An Arizona father stripped down to a crop top and short shorts at a school board meeting to protest a proposed dress code that would allow tank tops and students' showing their midriffs.
Ira Latham was among several parents at the Higley Unified School District's Sept. 20 meeting to challenge board members about the policy change.
"As a parent, I expect the district to be able to enforce policies that help my children be able to go to class and know how they can contribute to a safe classroom environment, as well as limiting the needless distractions in class," Latham said.
"This policy does not do that," he said. "I also think that it brings a lot of unnecessary pressure on teachers having to deal with the vagueness of this policy."
"Because I have no other way to describe my concerns about this policy, I’ll do an object lesson," he continued.
Latham, who has four children in the district, then stripped out of his shirt and pants down to a black crop top with spaghetti straps and short jean shorts.
"Now, if you ask me, this is inappropriate for a board meeting," he said as other parents in attendance snickered and stared at him in shock.
"If you have a dress code policy that allows this in a classroom, it does not promote a safe classroom environment, as well as limiting the amount of distractions in a classroom," he continued.
Latham could not immediately be reached for comment Thursday. He told NBC affiliate KPNX of Phoenix this week that he thinks the district needs to be preparing students to enter the workforce and setting the right expectations.
"The dress code that they wanted to get to is just basically a dress code for a public pool. Make sure that kids cover their underwear, and that’s about it," he said.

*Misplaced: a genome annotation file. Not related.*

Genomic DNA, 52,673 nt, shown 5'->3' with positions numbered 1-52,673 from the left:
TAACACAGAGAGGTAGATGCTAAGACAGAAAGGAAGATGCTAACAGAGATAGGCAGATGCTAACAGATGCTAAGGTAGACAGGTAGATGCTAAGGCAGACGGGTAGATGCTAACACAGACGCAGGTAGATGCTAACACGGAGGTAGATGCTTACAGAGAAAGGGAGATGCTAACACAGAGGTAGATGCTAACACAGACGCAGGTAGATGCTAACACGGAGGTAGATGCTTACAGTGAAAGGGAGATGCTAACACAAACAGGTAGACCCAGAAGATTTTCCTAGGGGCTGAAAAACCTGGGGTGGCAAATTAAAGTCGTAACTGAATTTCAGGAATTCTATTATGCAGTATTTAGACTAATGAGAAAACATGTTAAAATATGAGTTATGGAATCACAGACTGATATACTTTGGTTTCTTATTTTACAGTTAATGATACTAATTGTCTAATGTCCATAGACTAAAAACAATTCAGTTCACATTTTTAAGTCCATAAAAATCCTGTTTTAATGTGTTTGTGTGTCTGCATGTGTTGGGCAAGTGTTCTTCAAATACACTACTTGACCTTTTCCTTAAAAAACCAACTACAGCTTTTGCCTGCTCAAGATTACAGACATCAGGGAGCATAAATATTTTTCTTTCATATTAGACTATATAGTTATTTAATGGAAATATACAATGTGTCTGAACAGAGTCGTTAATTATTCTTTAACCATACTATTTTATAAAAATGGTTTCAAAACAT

The new policy said students had to wear clothing that covered "all private body parts and/or undergarments and must not be see-through," according to KPNX.
"Undergarment waistbands and/or straps that are incidentally visible under clothing are permitted; however, undergarments may not be worn as clothing," the policy said.
Other parents at the meeting also had concerns about the policy. One mother told board members that she feared bullying would increase, while another speaker said there needed to be a "very clear, dignified, established dress code."
One parent said that while she supports her children's expressing themselves through clothing, she believed the district needed to lead by example.
"If you can't respect yourself, I'm not sure how you can respect others," she said. "So it's a distraction, yes — that's also a concern. But also, we need to be raising these girls to be women in society and have that self-respect and dignity."
Despite the objections, the board voted 3-2 to approve the dress code change, according to KPNX. The district did not immediately respond to a request for comment.